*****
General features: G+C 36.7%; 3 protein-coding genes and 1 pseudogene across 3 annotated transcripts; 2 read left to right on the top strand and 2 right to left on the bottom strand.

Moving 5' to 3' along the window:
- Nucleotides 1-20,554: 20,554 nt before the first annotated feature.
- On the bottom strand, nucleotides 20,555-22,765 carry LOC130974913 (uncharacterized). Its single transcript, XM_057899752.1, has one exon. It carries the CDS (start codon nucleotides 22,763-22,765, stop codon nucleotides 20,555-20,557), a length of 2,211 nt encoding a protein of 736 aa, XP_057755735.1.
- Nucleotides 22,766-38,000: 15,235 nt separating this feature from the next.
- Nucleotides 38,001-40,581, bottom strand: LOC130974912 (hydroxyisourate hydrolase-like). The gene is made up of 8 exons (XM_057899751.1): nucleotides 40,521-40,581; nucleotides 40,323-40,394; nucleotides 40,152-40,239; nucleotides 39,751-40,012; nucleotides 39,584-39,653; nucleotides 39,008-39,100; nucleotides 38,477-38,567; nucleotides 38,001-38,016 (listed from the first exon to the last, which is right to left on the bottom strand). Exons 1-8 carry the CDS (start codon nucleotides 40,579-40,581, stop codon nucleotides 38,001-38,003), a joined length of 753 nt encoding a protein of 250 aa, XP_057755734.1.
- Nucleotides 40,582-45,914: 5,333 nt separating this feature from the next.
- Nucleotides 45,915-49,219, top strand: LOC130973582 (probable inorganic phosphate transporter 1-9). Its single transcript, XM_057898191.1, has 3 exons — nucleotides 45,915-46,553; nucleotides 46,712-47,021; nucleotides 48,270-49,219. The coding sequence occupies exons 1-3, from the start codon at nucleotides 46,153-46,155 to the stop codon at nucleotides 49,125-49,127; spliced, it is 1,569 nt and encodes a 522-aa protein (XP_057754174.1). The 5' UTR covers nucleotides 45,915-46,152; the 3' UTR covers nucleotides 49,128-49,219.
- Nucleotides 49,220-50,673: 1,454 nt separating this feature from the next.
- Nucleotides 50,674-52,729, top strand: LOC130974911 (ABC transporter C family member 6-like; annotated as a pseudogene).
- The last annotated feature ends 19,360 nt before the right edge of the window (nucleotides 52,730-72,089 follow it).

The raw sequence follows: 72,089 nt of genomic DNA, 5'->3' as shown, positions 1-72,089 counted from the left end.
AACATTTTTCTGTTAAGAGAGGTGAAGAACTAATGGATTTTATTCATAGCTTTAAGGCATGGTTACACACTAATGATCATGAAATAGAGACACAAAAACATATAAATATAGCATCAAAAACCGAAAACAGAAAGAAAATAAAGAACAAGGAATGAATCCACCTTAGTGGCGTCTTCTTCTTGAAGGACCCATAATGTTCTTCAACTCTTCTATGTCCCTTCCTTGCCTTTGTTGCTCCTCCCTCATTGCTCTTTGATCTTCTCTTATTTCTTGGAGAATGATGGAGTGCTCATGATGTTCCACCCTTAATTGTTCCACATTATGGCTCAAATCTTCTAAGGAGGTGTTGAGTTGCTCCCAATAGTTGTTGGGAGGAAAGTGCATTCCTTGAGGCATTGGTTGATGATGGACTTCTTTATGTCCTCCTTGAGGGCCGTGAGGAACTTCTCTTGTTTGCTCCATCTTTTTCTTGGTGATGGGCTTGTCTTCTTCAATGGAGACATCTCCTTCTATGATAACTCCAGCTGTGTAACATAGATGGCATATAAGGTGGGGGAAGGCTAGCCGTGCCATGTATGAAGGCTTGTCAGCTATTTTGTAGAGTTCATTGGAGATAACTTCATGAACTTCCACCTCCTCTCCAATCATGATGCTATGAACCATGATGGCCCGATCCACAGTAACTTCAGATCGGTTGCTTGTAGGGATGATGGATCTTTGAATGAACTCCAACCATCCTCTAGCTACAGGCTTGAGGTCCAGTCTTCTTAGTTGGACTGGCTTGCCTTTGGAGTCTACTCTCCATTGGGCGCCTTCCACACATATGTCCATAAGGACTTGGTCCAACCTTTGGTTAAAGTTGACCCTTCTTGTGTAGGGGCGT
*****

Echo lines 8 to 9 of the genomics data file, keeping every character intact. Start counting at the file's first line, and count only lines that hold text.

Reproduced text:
- Nucleotides 45,915-49,219, top strand: LOC130973582 (probable inorganic phosphate transporter 1-9). Its single transcript, XM_057898191.1, has 3 exons — nucleotides 45,915-46,553; nucleotides 46,712-47,021; nucleotides 48,270-49,219. The coding sequence occupies exons 1-3, from the start codon at nucleotides 46,153-46,155 to the stop codon at nucleotides 49,125-49,127; spliced, it is 1,569 nt and encodes a 522-aa protein (XP_057754174.1). The 5' UTR covers nucleotides 45,915-46,152; the 3' UTR covers nucleotides 49,128-49,219.
- Nucleotides 49,220-50,673: 1,454 nt separating this feature from the next.